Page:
The Driving Standards Agency is working with the Scottish Qualifications Authority and other interested parties to design a course that young people and potential employers will value. Our plans are for the qualification to be available in Scotland from this autumn, and then become available in the rest of Great Britain.
Does my hon. Friend share my concern about the fact that the overall casualty rates for young people have not changed since the mid-1990s? In contrast, overall, serious accidents and deaths have fallen by over 30 per cent. How does he think the initiative that we are discussing would reduce the casualty figures?
The whole House will welcome the data published two weeks ago by the Department showing that road deaths in the UK fell below 3,000 for the first time since 1926, when records were first kept. However, my hon. Friend is absolutely right to point out that incidents in which young drivers are killed or suffer serious injury are not falling at the same rate. The learn-to-drive consultation that the Department is running to try to improve the standards of skill for our young drivers is very much part of the drive to make sure that those figures keep moving downwards, and we are confident that the qualification will help in that regard.
The multi-purpose test centres have been designed, first, to comply with the European directive on testing motorcyclists and, secondly, to comply with our safety ambition to cut the numbers of motorcyclists who die on our roads. In 2006, there were 599 such deaths; in 2007, there were 588. They are the biggest single category of deaths on the road, and many motorcyclists are victims of other road users. We are trying to make sure that the MPTCs are as close as possible to where people live, and targets have been set. I know that the hon. Gentleman is aware of that, and he knows, too, that we are engaged in that examination.
While I applaud what my hon. Friend said about reducing deaths on the roads, there have unfortunately been several deaths on the A23 in Sussex in the past year. Can he fit what he said about safety on the roads with the closure of both test centres in Brighton and Hove, so that learner drivers must travel to Burgess Hill, not just to take their test, but possibly to familiarise themselves with the roads? The most direct route to that test centre is on the dual carriageway on the unfortunate A23.
My hon. Friend raises the question of the journey to the test centre for people who want to take their driving test. Some ADIs—approved driving instructors—spend a lot of time with their trainees on the test course, but we are trying to say that that is not what they ought to be doing. Rather than teaching people how to pass the test, they are supposed to teach them how to drive. Some people will have to travel longer distances, but for the majority, the centre will still be within 45 minutes of their home. We are trying to improve the centres, which will be compliant with the Disability Discrimination Act 2005 and will be better for staff and examiners. We want to achieve the objective of cutting the number of people killed and injured, which is why we are revising the whole exam course.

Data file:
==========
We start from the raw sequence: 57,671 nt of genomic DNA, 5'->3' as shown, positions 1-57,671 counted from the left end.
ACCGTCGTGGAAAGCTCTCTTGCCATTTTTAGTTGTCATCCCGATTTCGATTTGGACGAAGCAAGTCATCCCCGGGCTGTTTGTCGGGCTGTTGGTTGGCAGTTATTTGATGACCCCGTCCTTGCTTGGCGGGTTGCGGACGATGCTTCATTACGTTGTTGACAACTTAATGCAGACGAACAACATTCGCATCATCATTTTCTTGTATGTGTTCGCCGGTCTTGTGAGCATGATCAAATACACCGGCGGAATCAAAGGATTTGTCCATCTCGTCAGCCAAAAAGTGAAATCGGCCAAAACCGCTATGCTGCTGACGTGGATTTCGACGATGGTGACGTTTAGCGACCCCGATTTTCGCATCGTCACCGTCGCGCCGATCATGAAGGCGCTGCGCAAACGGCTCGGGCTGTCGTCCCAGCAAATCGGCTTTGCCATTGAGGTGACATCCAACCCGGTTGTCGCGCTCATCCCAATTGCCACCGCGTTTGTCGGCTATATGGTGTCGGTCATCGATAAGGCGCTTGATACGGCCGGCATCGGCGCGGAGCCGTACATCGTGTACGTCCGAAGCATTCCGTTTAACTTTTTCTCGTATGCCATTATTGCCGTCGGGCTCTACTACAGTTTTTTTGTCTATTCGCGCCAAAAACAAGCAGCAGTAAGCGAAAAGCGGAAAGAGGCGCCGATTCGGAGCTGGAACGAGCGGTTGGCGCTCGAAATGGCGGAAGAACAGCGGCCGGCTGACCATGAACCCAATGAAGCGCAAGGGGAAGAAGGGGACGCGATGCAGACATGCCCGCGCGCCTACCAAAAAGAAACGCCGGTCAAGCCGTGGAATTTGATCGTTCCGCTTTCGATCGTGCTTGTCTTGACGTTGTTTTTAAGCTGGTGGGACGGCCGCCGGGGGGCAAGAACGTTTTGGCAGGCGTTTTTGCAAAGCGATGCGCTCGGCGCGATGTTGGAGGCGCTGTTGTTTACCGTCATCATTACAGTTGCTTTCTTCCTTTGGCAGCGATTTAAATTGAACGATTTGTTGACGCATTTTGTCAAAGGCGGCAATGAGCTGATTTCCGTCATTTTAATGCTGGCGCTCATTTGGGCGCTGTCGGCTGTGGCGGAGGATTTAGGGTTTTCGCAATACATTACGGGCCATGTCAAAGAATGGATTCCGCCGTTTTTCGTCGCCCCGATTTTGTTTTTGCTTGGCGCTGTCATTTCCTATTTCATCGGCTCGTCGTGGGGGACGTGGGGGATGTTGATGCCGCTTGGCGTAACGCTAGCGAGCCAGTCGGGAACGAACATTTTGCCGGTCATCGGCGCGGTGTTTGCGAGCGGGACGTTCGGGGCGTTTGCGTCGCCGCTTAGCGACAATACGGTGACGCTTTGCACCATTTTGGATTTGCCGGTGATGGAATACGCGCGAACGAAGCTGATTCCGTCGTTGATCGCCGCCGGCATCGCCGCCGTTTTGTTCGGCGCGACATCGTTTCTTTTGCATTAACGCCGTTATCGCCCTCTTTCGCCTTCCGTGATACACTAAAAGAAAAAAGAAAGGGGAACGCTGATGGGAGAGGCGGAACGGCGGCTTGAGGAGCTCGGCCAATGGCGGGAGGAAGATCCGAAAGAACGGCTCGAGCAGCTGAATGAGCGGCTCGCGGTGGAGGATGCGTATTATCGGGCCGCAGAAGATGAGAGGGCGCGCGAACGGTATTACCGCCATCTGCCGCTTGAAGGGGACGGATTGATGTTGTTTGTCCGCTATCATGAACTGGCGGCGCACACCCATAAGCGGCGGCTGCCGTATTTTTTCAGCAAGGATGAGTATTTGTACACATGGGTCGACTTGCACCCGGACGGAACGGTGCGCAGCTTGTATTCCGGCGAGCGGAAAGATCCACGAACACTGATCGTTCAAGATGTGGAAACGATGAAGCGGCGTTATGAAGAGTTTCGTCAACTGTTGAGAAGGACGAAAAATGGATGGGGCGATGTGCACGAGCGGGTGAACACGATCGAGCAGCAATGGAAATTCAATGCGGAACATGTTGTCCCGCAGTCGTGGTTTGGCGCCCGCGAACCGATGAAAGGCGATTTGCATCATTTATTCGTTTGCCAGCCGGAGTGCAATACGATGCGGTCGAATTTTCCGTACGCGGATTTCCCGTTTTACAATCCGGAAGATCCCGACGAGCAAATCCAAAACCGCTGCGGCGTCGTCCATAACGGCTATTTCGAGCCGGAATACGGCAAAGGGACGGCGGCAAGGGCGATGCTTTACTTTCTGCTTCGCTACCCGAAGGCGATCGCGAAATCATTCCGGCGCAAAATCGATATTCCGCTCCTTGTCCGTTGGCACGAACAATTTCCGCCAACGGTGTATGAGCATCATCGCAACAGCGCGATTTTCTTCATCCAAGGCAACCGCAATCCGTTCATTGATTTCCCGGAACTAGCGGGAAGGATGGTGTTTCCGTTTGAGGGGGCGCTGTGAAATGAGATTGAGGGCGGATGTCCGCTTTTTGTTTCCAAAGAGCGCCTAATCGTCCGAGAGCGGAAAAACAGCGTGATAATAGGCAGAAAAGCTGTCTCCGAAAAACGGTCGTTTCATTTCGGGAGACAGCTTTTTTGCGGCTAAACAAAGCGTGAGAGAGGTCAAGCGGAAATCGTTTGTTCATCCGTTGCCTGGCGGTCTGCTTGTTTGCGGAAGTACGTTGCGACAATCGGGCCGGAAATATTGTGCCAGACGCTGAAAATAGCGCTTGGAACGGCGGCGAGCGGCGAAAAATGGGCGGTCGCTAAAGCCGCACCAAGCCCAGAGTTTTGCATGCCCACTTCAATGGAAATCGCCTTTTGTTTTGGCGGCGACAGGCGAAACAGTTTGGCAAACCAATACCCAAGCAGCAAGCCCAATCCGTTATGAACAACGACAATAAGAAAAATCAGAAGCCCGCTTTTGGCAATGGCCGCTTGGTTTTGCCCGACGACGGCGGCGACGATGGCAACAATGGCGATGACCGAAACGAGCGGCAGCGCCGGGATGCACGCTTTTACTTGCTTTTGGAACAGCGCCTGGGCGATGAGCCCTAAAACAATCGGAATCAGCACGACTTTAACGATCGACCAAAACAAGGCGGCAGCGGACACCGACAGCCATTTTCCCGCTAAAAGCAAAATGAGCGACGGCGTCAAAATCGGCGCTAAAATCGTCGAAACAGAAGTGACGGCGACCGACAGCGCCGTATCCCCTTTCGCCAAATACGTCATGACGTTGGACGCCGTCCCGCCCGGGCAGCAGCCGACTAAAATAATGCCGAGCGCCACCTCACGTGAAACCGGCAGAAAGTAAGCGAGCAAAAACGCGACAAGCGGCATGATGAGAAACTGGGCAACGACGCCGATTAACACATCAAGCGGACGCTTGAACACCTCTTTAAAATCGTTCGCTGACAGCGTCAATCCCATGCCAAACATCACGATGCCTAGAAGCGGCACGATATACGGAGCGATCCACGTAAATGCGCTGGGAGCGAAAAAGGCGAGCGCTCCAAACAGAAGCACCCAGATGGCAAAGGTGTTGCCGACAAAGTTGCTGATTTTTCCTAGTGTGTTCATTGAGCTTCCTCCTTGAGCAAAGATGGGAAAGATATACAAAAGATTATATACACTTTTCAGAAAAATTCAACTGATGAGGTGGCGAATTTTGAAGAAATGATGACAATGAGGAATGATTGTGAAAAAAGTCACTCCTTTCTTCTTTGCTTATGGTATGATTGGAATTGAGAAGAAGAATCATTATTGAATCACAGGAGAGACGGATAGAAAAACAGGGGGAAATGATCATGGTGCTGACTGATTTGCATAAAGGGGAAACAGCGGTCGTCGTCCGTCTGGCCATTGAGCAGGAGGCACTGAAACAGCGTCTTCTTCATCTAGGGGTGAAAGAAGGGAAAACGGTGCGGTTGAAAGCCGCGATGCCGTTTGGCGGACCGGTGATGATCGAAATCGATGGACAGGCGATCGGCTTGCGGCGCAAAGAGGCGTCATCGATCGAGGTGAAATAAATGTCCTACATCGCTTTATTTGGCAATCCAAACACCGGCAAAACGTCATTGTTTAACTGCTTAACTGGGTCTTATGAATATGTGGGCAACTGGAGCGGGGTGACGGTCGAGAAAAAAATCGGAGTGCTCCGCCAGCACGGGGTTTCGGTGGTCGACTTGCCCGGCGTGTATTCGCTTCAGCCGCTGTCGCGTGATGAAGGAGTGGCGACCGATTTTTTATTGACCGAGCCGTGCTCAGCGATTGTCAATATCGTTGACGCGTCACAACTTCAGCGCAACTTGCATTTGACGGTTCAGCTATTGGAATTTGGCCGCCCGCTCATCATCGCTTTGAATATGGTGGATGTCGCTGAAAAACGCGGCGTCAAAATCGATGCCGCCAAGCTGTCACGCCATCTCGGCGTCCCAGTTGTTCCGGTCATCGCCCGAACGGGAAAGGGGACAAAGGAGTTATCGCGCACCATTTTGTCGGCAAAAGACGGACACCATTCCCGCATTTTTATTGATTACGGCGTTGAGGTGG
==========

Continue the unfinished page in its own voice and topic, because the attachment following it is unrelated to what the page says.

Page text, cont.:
Obviously, demographics are important: we are living to an older age, and we have an ageing population. There is a question mark over people living to a very old age and their ability to drive. We have an arrangement whereby, once someone reaches the age of 70, they have to re-qualify, and there is a three-yearly recertification process. We will consult on that, and on health aspects in due course. At this point, however, we have no plans to change the existing arrangement.
My hon. Friend makes the same point as my hon. Friend the Member for Birmingham, Perry Barr (Mr. Mahmood). Newly qualified drivers, particularly young men, feature disproportionately among those who are killed and seriously injured. The new qualification that we will take into schools and youth clubs will address the culture of being a passenger as well as the prospect of being a driver. It will deal with how someone should act towards other users in a courteous manner, as well as how to deal with peer pressure, because their girlfriend or boyfriend is in the car, or their mates are in the back trying to gee them up. That is very much a matter of trying to make people more mature in their approach to driving, and the qualification about which my hon. Friend the Member for Birmingham, Perry Barr asked is very much part of preparing people for driving. In addition, by fundamentally reviewing the exam, we will test whether people are able to drive, not just manoeuvre a vehicle.
Protecting learner drivers from sexual offenders must be an important consideration for the Department, but two years ago I alerted it to the loophole in the law that prevents the suspension of recently convicted sexual offenders from the approved driving instructors register. That meant that sexual offenders who were driving instructors would be allowed to continue for a further 45 days after conviction, and I was told by the Minister at the time that that serious loophole would be closed. Why has nothing been done during that period? Why are women now at risk throughout the country? The Government have failed to act to close the loophole.
Prospective approved driving instructors must provide enhanced-level criminal record checks. Existing ADIs must undergo such checks when re-registering every four years, and the position of driving instructor has the status of a notifiable occupation, so the Driving Standards Agency is informed of convictions. The DSA is seeking a suitable Bill to allow for the suspension of ADIs. The hon. Gentleman has quite correctly drawn attention to the matter and it has been under review. There have been changes, but clearly further matters must be pursued.